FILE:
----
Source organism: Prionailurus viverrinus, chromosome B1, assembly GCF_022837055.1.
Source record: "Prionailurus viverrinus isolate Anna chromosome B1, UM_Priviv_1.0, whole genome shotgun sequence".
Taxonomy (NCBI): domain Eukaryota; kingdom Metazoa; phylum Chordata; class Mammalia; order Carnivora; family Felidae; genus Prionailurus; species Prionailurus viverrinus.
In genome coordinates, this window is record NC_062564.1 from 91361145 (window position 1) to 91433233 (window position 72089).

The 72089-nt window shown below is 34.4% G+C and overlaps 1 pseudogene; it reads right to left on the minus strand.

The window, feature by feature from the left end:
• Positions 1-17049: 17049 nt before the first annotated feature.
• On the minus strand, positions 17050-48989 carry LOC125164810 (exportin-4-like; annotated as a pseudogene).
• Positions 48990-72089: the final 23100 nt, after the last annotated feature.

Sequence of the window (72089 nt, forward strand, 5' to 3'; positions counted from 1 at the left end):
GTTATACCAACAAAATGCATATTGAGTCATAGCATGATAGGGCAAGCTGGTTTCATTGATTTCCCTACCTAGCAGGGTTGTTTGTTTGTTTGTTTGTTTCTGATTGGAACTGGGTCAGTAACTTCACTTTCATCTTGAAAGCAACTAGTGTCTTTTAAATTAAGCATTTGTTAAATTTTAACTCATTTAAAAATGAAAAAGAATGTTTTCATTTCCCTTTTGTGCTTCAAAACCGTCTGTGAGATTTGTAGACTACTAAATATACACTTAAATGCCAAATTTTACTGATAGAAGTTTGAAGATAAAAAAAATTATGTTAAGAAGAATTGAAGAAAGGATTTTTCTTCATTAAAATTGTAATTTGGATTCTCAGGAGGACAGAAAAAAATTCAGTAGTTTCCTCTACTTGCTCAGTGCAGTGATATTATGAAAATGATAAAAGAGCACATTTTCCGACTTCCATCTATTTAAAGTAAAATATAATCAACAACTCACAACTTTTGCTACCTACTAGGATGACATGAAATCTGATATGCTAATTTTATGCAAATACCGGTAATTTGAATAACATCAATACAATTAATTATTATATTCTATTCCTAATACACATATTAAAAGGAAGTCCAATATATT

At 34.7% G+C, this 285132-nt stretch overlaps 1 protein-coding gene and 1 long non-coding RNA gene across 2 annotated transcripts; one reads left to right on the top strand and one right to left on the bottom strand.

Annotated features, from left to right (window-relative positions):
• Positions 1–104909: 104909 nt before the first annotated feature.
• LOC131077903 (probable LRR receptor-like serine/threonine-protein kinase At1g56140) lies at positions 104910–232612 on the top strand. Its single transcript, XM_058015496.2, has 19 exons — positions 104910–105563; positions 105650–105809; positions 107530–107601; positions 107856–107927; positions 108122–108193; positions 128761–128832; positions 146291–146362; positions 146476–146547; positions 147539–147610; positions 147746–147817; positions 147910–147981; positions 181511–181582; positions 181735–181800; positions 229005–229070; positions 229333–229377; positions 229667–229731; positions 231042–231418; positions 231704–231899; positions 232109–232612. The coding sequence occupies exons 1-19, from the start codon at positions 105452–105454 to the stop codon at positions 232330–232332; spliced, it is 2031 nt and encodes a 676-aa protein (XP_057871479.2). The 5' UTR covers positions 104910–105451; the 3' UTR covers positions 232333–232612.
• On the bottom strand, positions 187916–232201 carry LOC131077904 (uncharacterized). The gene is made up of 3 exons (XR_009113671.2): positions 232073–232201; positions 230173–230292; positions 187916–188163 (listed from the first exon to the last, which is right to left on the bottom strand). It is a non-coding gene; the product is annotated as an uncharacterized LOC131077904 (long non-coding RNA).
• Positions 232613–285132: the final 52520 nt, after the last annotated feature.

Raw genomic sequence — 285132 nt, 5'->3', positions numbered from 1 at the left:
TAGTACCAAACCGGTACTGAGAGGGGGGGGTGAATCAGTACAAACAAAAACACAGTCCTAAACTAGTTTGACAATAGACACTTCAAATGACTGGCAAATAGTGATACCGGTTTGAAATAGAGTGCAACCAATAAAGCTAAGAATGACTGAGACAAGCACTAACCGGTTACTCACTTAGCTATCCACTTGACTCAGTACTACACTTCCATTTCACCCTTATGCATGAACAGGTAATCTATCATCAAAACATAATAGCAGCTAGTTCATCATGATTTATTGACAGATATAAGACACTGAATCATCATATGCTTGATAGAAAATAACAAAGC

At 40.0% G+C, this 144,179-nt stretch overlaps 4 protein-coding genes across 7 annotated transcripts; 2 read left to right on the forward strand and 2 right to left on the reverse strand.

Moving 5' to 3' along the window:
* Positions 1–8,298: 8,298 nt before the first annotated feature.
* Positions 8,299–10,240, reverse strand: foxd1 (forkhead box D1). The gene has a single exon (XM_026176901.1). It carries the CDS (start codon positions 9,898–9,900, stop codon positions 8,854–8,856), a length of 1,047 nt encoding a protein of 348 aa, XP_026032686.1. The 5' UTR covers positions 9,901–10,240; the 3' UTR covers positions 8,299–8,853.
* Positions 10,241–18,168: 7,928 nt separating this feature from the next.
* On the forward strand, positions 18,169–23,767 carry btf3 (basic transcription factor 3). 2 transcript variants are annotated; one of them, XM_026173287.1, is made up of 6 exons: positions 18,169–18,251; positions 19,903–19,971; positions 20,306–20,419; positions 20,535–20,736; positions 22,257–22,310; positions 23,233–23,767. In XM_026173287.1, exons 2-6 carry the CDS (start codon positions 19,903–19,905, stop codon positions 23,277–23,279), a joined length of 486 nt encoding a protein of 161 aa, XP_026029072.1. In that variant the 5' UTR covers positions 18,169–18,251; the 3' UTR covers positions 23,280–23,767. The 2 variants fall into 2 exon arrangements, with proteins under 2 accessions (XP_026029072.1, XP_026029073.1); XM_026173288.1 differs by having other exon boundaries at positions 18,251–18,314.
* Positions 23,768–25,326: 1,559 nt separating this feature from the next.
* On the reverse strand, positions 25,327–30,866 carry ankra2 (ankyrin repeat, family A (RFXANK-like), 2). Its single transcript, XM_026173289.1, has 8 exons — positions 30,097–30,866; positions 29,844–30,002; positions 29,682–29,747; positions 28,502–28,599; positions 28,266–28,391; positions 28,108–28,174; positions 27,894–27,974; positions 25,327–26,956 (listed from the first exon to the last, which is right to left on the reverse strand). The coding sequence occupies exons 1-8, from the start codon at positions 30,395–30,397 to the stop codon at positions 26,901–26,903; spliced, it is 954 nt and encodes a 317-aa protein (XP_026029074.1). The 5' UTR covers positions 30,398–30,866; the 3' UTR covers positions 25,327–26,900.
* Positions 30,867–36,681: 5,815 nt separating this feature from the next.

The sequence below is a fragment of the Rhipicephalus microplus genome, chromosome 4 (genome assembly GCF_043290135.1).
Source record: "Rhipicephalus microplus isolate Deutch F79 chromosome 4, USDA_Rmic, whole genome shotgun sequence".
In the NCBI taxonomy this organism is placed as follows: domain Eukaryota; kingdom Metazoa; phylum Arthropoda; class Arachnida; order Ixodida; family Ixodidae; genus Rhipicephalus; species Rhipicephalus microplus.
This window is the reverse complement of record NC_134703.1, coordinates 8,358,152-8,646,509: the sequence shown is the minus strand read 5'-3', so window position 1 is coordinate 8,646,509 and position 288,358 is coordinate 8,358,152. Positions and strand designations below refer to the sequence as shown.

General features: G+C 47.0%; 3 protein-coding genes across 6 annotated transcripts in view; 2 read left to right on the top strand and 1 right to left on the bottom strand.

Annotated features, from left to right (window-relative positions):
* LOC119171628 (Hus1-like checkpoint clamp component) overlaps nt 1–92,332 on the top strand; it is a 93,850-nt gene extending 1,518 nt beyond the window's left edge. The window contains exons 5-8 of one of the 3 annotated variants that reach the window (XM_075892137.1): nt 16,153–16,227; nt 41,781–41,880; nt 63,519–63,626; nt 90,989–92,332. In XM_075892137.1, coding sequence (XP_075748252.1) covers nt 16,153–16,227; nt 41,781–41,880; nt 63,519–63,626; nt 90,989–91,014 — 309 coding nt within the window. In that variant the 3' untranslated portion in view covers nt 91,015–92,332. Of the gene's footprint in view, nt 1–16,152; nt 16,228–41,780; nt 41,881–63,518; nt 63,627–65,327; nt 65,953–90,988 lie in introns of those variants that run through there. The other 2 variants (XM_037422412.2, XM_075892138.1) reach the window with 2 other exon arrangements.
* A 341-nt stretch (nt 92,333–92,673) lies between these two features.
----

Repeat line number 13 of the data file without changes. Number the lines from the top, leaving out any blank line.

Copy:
Annotated features, from left to right (window-relative positions):